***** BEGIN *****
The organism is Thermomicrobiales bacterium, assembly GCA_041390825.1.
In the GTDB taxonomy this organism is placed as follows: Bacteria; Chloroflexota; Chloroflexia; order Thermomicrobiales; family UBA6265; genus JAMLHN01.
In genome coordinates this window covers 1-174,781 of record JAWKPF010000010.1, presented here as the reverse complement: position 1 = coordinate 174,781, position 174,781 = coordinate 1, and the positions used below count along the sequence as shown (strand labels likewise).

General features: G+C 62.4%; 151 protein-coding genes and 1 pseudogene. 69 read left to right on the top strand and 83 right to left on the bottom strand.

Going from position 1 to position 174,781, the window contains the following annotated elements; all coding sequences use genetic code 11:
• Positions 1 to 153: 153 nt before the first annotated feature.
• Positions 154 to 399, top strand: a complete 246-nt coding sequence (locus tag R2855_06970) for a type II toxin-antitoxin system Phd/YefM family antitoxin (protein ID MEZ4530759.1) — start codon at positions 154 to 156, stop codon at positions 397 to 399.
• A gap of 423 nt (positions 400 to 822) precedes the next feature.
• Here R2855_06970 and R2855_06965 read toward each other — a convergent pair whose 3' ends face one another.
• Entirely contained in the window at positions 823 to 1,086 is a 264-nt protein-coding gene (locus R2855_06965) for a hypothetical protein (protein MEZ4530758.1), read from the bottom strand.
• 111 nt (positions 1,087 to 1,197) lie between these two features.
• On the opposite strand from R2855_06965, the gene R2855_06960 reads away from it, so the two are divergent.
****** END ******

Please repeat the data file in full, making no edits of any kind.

The organism is Thermomicrobiales bacterium, assembly GCA_041390825.1.
In the GTDB taxonomy this organism is placed as follows: Bacteria; Chloroflexota; Chloroflexia; order Thermomicrobiales; family UBA6265; genus JAMLHN01.
In genome coordinates this window covers 1-174,781 of record JAWKPF010000010.1, presented here as the reverse complement: position 1 = coordinate 174,781, position 174,781 = coordinate 1, and the positions used below count along the sequence as shown (strand labels likewise).

General features: G+C 62.4%; 151 protein-coding genes and 1 pseudogene. 69 read left to right on the top strand and 83 right to left on the bottom strand.

Going from position 1 to position 174,781, the window contains the following annotated elements; all coding sequences use genetic code 11:
• Positions 1 to 153: 153 nt before the first annotated feature.
• Positions 154 to 399, top strand: a complete 246-nt coding sequence (locus tag R2855_06970) for a type II toxin-antitoxin system Phd/YefM family antitoxin (protein ID MEZ4530759.1) — start codon at positions 154 to 156, stop codon at positions 397 to 399.
• A gap of 423 nt (positions 400 to 822) precedes the next feature.
• Here R2855_06970 and R2855_06965 read toward each other — a convergent pair whose 3' ends face one another.
• Entirely contained in the window at positions 823 to 1,086 is a 264-nt protein-coding gene (locus R2855_06965) for a hypothetical protein (protein MEZ4530758.1), read from the bottom strand.
• 111 nt (positions 1,087 to 1,197) lie between these two features.
• On the opposite strand from R2855_06965, the gene R2855_06960 reads away from it, so the two are divergent.